‘At the time I speak of, as the time when papa spoke to me,’ pursued Agnes, ‘he had told papa that he was going away; that he was very sorry, and unwilling to leave, but that he had better prospects. Papa was very much depressed then, and more bowed down by care than ever you or I have seen him; but he seemed relieved by this expedient of the partnership, though at the same time he seemed hurt by it and ashamed of it.
‘I did, Trotwood,’ she replied, ‘what I hope was right. Feeling sure that it was necessary for papa’s peace that the sacrifice should be made, I entreated him to make it. I said it would lighten the load of his life – I hope it will! – and that it would give me increased opportunities of being his companion. Oh, Trotwood!’ cried Agnes, putting her hands before her face, as her tears started on it, ‘I almost feel as if I had been papa’s enemy, instead of his loving child. For I know how he has altered, in his devotion to me. I know how he has narrowed the circle of his sympathies and duties, in the concentration of his whole mind upon me. I know what a multitude of things he has shut out for my sake, and how his anxious thoughts of me have shadowed his life, and weakened his strength and energy, by turning them always upon one idea. If I could ever set this right! If I could ever work out his restoration, as I have so innocently been the cause of his decline!’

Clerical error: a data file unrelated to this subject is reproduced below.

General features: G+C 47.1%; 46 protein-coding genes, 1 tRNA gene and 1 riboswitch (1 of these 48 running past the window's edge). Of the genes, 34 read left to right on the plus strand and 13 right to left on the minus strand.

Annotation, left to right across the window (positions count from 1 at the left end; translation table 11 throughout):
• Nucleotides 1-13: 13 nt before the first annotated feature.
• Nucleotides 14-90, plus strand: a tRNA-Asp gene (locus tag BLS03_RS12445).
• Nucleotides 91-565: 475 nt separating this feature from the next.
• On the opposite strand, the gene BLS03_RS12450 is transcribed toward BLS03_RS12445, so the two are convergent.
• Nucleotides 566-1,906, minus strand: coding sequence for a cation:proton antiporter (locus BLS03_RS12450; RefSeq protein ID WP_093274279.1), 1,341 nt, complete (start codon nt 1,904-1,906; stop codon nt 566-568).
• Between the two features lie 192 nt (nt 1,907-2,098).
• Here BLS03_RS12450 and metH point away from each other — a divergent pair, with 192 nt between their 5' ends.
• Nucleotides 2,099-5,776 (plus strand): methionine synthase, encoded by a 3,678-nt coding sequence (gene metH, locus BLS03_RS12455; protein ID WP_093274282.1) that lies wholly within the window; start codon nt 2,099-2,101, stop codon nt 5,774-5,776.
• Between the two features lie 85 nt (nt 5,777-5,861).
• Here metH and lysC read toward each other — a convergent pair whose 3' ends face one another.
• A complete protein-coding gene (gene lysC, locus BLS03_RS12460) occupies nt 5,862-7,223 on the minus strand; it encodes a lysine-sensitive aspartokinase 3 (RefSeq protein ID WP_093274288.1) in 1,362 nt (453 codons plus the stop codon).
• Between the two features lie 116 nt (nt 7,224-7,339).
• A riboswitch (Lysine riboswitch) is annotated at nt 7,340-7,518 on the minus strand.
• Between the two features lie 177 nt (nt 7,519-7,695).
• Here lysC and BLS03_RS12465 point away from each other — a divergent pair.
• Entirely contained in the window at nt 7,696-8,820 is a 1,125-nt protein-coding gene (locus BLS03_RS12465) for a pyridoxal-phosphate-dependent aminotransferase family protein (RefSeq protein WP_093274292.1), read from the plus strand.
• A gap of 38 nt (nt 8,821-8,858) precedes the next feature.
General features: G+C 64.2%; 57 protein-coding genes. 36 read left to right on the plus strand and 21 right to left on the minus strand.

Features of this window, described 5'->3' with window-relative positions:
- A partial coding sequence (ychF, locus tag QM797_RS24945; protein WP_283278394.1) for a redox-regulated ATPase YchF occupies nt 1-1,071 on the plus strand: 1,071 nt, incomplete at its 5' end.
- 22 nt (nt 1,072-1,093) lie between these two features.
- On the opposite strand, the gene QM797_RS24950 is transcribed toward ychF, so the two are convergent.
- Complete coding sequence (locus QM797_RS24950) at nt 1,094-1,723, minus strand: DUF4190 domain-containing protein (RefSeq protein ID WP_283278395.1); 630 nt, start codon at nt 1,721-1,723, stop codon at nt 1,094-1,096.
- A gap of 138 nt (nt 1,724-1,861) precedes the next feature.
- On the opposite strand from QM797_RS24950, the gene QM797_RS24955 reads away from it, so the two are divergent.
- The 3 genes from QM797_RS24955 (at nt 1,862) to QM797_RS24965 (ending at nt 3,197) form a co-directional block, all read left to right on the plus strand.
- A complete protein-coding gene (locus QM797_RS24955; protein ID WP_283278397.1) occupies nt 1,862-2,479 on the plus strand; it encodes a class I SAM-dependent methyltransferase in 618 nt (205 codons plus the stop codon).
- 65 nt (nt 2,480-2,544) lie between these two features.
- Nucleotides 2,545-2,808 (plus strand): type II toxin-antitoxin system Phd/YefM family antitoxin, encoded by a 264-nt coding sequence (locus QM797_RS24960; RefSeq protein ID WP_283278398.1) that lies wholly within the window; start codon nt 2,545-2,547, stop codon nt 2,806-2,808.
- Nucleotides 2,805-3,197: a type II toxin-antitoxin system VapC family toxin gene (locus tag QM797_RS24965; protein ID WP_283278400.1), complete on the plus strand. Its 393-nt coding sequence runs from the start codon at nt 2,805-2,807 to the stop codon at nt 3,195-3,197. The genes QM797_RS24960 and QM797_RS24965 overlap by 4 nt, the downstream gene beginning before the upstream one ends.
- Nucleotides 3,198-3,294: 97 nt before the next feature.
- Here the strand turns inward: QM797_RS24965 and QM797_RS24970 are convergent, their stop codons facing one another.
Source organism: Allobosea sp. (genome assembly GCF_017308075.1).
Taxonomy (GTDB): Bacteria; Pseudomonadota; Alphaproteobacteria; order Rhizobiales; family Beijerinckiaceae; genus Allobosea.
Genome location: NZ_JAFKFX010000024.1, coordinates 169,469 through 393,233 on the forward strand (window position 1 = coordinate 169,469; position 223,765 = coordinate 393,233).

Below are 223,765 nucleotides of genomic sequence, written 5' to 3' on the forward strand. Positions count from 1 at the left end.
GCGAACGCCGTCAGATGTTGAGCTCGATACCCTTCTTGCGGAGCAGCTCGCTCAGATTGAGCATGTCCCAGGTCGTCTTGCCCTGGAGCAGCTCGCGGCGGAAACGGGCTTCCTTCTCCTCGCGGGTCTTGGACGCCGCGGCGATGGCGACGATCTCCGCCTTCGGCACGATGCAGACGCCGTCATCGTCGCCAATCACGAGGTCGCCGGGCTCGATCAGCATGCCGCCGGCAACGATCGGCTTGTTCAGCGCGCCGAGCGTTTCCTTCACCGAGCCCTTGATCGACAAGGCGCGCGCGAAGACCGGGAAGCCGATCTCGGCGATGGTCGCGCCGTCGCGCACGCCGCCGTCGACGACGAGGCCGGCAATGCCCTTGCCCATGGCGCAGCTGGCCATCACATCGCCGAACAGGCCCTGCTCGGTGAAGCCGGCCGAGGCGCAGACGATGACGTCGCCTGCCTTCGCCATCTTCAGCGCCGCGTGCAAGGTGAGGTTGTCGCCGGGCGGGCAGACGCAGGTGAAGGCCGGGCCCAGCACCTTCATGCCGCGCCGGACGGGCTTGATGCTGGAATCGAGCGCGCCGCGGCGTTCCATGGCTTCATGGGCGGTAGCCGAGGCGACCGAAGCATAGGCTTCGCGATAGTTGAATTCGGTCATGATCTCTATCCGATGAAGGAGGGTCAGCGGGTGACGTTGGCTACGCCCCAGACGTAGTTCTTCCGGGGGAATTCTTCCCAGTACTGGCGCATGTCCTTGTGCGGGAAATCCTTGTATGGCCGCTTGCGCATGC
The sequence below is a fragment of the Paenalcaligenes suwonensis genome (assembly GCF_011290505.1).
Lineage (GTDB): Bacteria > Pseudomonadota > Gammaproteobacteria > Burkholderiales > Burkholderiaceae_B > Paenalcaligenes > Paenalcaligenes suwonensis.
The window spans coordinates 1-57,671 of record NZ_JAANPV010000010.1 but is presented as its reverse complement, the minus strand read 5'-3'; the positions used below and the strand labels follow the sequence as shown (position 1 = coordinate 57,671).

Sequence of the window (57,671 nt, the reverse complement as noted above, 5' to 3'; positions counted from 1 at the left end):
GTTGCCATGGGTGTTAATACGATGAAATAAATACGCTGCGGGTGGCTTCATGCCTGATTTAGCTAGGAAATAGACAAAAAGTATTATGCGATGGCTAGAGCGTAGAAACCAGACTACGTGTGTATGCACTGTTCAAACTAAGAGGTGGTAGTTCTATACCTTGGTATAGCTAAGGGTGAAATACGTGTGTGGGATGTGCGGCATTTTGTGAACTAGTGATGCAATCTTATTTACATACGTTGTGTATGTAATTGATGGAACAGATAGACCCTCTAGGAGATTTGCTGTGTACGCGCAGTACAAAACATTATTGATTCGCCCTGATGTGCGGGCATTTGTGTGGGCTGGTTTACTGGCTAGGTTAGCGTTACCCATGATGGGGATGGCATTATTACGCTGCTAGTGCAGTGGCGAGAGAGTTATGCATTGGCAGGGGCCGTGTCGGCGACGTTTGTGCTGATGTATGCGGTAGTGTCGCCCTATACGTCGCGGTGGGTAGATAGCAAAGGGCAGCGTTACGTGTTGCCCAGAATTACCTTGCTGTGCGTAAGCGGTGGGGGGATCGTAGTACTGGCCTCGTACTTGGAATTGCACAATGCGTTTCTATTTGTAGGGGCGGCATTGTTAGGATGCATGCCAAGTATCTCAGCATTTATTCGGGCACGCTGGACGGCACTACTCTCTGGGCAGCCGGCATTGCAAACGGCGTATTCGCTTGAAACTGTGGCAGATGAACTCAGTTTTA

April 30th, 2015
It was a wonderfully fine thing to have that lofty castle to myself, and to feel, when I shut my outer door, like Robinson Crusoe, when he had got into his fortification, and pulled his ladder up after him. It was a wonderfully fine thing to walk about town with the key of my house in my pocket, and to know that I could ask any fellow to come home, and make quite sure of its being inconvenient to nobody, if it were not so to me. It was a wonderfully fine thing to let myself in and out, and to come and go without a word to anyone, and to ring Mrs. Crupp up, gasping, from the depths of the earth, when I wanted her – and when she was disposed to come. All this, I say, was wonderfully fine; but I must say, too, that there were times when it was very dreary.
It was fine in the morning, particularly in the fine mornings. It looked a very fresh, free life, by daylight: still fresher, and more free, by sunlight. But as the day declined, the life seemed to go down too. I don’t know how it was; it seldom looked well by candle-light. I wanted somebody to talk to, then. I missed Agnes. I found a tremendous blank, in the place of that smiling repository of my confidence. Mrs. Crupp appeared to be a long way off. I thought about my predecessor, who had died of drink and smoke; and I could have wished he had been so good as to live, and not bother me with his decease.
After two days and nights, I felt as if I had lived there for a year, and yet I was not an hour older, but was quite as much tormented by my own youthfulness as ever.
April 2nd, 2015